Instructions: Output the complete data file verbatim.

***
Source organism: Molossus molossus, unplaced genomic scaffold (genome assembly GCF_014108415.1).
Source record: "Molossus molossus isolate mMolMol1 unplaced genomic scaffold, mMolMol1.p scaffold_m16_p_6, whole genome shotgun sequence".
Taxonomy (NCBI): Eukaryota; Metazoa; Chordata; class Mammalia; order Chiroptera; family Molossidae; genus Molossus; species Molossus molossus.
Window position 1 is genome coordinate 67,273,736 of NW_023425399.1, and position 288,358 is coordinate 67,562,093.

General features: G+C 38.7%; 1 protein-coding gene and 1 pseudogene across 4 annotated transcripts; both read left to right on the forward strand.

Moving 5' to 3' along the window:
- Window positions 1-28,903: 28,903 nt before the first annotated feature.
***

Source organism: Molossus molossus, unplaced genomic scaffold (genome assembly GCF_014108415.1).
Source record: "Molossus molossus isolate mMolMol1 unplaced genomic scaffold, mMolMol1.p scaffold_m16_p_6, whole genome shotgun sequence".
Taxonomy (NCBI): Eukaryota; Metazoa; Chordata; class Mammalia; order Chiroptera; family Molossidae; genus Molossus; species Molossus molossus.
Window position 1 is genome coordinate 67,273,736 of NW_023425399.1, and position 288,358 is coordinate 67,562,093.

General features: G+C 38.7%; 1 protein-coding gene and 1 pseudogene across 4 annotated transcripts; both read left to right on the forward strand.

Moving 5' to 3' along the window:
- Window positions 1-28,903: 28,903 nt before the first annotated feature.